ps the point of this exercise is that if not, then all we call intelligent is actually reflexmatic to some degree and as such the ability to heal would fall under the same criteria and “intelligent” would not be an innappropriate term.

  27. Richard Lanigan on December 7, 2010 at 6:42 pm

    Hi Colin,
    I dont have a problem with it either. I dont talk like that myself and the chiropractor is talking about “vitalism” while I tend to be more mechanically minded. I would say he is being very philosophical and raising interesting question that need to be discussed in relation to health and wellbeing. However if I was giving a talk to a group of medical doctors I would not explain it like that and I doubt if he would.

    Perhaps you should tell us what you or Blue Wode disagree with in the posting.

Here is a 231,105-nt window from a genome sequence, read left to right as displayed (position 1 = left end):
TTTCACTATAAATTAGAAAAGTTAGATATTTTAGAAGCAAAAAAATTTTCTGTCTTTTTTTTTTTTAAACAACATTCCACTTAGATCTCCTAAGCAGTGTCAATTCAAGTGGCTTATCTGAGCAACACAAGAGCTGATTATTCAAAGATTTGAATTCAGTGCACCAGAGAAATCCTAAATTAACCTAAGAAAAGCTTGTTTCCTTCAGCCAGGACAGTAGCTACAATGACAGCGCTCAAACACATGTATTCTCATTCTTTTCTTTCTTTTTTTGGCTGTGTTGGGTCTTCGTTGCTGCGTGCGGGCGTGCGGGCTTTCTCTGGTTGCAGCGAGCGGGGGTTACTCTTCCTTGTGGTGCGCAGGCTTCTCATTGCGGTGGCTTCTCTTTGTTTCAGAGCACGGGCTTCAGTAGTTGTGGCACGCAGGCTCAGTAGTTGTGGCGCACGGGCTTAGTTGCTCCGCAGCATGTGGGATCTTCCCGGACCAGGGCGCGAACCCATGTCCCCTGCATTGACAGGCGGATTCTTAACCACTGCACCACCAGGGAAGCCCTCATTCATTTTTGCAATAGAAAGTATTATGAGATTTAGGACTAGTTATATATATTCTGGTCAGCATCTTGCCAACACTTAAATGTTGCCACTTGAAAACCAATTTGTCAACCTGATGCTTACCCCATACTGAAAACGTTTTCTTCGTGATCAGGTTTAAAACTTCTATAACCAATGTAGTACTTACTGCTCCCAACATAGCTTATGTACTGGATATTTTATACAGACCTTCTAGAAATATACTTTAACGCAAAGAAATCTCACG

“Innate Intelligence” often comes up in these types of discussions. However I dont have a problem with someone saying a cell demonstrates a primitive for of “intelligence” when molecules cross a cell membrane by the sodium potassium pump.
    Others use the term homeostasis others say its Gods will, personally I would not use the latter, however God makes sense to the majority of the earths people and if it works for them fine.

  28. fed up on December 7, 2010 at 6:34 pm

    We all know the body is very good at looking after itself. It will always “heal” itself given half the chance. No chiro will ever say they can “heal” you. What, I think, most will say is that if for some reason,ie mechanical restrictions, the body/joint/soft tissue is unable to recover as it normally would, maybe because it is being put under constant stress which causes continued irritation, chiros can help to remove the irratant or return the area to normal function. Thus allowing the body to “heal” itself.
    Thats my take on innate.
    Darwin all the way.

  29. Colin Jenkins on December 7, 2010 at 5:01 pm

    OK thanks, I was just wondering if you guys agreed with it. It’s hard getting a handle on what modern traditional chiropractors actually believe…

  30. Garland Glenn on December 7, 2010 at 3:24 pm